The Rise of Participatory Democracy in Europe

A new common currency?

, by Guillaume Brocard

The Rise of Participatory Democracy in Europe
Image: Guillaume Brocard

The year is 2022. Trust in democracy and voter turnout ebb inexorably everywhere on the Old Continent, while extremist figures asphyxiate moderate candidates in the polls. A quick glance would paint a gloomy picture of the state of European democracy, and yet, a closer peek tells us a completely different story. Too often reduced to the single act of casting a ballot, democracy is a much more complex spectrum made up of infinite variations. Representative democracy, Europe’s predominant model, is only one of them. On the other hand, the momentum gathered by participatory democracy is spreading everywhere in Europe, transcending borders and political affiliations. Participatory budgets, citizens’ convention, petitions and other expressions of participatory democracy are sweeping the 27 member-states. Are these simple flings, or a new common currency for democracy?

Participatory budgeting: a silent ambassador

In order to provide a better understanding of the phenomenon, let us take a closer look at participatory democracy’s silent ambassador: participatory budgeting (PB). It first appeared in Porto Alegre back in 1989 when former mayor, Olívio Dutra, dedicated a small portion of the city’s budget to projects proposed and endorsed by the city’s inhabitants. Ranging from public health to urbanism, these proposals were tailored to the needs of specific areas. The key to universal participation is the involvement of very local issues, thereby making prior politico-economic knowledge irrelevant.

By devolving a portion of executive power back to the people, PB brings transparency and accountability to the democratic process. Not only do they enable change in specific areas, they also affect the people involved as studies report a surge in participants’ trust in democracy. Seeing their individual involvement rewarded by small - and sometimes not so small - improvements in their daily life illustrates the potential of democratic participation. In some cases, it even leads participants to get involved on a more regular basis with local politics.

A European trend

The Brazilian experiment’s success spread like wildfire in many parts of the world and soon enough, Europe was home to more than 4,500 participatory budgets [1]. On a broader spectrum, Europe has seen an increase in assemblies that directly involve citizens in order to tackle specific issues such as climate change. From Poland to Ireland, a wide range of member-states are now selecting random citizens to make their voices heard. Although these initiatives are often dismissed as restrained by politics at a national level, they are now being replicated at a local level with a much more binding outcome.

Zooming out from the local scale onto a supranational level, the European commission has also taken quite an interest in participatory democracy. Introduced by the Treaty of Lisbon in 2007, the European Citizens Initiative programme [2] has been running for ten years now. The idea is quite simple: any citizen has the right to call on the Commission to act on a specific issue if that EU citizen is able to collect a million signatures in at least seven member-states. Projects span from Unconditional Basic Income to a ban on finning. Successful ECI projects have already led to legislation: Right2Water led to the Drinking Water directive, while another initiative led to an effective ban on glyphosate.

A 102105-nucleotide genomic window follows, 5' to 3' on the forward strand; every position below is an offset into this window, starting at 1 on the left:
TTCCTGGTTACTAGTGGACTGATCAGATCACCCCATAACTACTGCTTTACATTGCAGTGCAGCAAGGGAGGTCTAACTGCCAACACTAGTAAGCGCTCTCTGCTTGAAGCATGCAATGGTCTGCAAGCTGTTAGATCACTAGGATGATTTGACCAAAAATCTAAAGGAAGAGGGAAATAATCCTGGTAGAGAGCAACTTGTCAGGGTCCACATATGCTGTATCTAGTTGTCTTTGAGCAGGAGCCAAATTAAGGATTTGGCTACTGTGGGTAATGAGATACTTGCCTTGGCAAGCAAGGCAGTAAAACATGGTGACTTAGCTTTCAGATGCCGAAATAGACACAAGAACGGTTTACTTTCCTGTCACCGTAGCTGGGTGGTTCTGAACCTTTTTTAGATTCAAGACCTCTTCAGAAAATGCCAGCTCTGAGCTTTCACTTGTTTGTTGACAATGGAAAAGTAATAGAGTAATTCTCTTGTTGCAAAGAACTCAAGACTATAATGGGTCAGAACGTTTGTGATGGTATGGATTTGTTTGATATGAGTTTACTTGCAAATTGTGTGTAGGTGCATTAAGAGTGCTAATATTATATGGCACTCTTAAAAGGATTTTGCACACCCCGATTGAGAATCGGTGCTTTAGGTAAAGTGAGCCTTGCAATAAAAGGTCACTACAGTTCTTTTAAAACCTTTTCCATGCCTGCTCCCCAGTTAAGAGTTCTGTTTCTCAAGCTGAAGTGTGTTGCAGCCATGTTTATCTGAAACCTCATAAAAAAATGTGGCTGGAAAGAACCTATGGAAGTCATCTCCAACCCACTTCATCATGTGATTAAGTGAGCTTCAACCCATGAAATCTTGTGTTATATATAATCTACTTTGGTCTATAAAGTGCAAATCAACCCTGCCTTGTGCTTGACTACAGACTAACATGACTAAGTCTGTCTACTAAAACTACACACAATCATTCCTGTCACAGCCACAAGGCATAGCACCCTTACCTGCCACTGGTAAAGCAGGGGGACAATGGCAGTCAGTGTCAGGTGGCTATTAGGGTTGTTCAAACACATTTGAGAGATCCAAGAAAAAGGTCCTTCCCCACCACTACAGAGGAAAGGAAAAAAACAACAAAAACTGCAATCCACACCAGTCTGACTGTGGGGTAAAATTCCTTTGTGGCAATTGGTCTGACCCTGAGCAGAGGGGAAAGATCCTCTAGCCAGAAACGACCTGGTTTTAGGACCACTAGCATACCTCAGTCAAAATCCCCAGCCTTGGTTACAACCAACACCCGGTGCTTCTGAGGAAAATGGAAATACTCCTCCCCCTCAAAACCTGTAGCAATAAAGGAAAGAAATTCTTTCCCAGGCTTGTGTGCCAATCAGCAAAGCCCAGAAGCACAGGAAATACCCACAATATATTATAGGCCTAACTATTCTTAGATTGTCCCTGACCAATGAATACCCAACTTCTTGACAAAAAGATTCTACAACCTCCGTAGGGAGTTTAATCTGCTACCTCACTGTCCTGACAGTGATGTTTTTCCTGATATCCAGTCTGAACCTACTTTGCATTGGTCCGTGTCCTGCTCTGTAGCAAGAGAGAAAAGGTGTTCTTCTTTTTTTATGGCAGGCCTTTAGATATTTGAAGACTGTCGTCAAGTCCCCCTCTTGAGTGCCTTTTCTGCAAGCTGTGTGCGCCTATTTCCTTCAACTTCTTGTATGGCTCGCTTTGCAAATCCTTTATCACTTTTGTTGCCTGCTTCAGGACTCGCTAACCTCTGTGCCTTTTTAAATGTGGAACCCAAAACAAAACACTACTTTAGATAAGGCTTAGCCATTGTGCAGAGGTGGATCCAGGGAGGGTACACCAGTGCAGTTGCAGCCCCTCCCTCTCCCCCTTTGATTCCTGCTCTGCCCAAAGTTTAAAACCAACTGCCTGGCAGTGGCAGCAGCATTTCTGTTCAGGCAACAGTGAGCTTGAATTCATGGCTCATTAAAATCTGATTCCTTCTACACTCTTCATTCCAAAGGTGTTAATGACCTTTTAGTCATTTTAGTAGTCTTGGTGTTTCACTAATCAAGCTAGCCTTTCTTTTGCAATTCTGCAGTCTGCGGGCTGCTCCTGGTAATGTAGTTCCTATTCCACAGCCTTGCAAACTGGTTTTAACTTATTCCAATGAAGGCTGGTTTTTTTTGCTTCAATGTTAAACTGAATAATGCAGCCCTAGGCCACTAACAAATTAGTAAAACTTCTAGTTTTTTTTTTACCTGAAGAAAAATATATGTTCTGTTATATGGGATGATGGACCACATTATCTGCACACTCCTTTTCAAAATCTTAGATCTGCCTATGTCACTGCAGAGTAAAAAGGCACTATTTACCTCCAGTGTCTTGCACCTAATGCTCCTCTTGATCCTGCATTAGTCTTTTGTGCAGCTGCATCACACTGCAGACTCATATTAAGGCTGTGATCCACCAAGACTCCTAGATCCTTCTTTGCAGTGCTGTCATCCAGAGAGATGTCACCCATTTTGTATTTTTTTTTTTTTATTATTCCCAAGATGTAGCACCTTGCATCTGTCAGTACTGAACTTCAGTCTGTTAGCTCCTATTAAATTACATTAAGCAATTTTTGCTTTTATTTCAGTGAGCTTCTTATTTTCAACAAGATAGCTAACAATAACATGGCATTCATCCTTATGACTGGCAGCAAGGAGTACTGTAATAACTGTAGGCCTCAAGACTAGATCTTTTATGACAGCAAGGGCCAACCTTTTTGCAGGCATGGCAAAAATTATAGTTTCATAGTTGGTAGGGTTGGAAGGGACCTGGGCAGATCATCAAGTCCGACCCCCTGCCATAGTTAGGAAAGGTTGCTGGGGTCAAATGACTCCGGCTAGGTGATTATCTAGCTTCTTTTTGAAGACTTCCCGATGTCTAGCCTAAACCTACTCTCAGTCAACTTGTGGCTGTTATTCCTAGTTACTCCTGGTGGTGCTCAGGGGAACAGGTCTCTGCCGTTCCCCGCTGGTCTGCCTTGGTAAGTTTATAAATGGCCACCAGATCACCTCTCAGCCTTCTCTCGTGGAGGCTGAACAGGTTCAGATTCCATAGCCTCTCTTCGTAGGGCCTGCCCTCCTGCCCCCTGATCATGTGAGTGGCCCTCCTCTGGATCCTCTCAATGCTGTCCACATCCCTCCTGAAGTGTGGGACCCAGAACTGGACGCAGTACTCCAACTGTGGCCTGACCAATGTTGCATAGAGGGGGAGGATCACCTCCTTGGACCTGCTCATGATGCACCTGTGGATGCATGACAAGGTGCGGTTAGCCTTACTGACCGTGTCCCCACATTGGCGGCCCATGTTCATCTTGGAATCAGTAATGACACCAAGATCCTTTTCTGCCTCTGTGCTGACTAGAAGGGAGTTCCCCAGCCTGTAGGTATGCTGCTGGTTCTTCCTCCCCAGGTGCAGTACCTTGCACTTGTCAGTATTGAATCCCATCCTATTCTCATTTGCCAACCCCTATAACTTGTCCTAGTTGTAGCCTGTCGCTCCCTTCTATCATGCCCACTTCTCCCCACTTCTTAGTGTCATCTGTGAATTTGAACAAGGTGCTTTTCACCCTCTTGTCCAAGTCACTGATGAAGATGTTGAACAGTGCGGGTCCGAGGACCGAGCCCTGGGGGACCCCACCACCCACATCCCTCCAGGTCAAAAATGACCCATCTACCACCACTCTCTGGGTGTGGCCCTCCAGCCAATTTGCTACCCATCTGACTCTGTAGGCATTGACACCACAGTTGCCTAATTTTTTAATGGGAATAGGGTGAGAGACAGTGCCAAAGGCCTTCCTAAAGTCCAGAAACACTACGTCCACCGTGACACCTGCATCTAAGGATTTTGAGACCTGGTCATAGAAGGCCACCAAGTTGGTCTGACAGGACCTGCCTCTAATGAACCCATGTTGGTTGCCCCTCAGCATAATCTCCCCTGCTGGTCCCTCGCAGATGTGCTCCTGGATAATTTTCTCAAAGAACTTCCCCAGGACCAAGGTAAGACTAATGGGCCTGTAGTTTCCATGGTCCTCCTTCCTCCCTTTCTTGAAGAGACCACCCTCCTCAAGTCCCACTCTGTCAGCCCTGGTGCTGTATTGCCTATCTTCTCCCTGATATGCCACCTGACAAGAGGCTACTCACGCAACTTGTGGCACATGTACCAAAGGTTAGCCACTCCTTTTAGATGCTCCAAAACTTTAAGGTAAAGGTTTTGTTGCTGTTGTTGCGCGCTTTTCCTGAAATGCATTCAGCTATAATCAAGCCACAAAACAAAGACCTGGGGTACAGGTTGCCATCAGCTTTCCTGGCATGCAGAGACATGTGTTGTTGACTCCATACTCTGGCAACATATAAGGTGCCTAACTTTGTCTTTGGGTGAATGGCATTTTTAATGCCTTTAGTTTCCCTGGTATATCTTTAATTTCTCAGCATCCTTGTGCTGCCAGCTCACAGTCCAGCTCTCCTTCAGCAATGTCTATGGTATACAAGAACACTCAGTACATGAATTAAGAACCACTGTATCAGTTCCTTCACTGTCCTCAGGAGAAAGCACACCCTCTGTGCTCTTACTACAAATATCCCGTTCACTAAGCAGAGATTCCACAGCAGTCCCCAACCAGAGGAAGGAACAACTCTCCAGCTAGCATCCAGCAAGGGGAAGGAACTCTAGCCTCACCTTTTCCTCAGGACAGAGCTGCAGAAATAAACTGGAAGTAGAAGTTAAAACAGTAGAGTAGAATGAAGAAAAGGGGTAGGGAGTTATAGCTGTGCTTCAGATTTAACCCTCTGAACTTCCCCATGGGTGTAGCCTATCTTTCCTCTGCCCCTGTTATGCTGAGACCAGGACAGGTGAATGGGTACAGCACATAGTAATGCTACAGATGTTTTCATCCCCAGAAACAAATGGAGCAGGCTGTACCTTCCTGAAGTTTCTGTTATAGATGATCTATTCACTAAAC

The covid incubator for local democracy

In order to best understand the nature of participatory initiatives, I had the chance to interview Elodie Poudevigne, head of communications of Ma Ville Engagée [3] (My (sustainable) Civic City). This brand new platform allows any given citizen to propose a social or/and green solution to local issues. Ranging from communal hen houses to educational beehives, the solutions uploaded on Ma Ville Engagée illustrate the spirit of the platform: that individual initiative is an untapped resource.

When asked about the impact of Covid-19 on the platform, Mrs. Poudevigne expressed contrasting views: the crisis made it more difficult to convey ideas to local lawmakers and yet, it provided an unexpected boost to citizen involvement. Thousands of solutions have blossomed on the French platform in a matter of months. Mrs. Poudevigne confirms what many suspected: the pandemic made people more considerate of their lived environment, and subsequently more aware of the potential of their actions.

What future?

What to make of these manifestations of participative democracy? Should we see them as patching over a dying democracy, an ersatz of a long-gone era of decision-making? Alternatively, as the solution to the decline in democratic participation? Maybe as an inevitable challenger to representative democracy? A potent tool at risk to be distorted by populism? These are all valid questions to ponder in these trying times for democracy.

Perhaps we do not have to choose and should instead let it grow into what it is set to become: an invigorating force completing our representative democracy. Sure, PB, ECI, and other similar initiatives are no magical solutions, flaws remain: their lack of diversity in participants or their high cost, as examples. But as fellow venturers of democracy, the Ancient Romans, found out two millennia ago - Rome was not built in a day.

Special thanks to Mrs. Poudevigne for her insightful testimony and her time.


[1Participatory Budgeting World Atlas

[3Ma Ville Engagée’s website:

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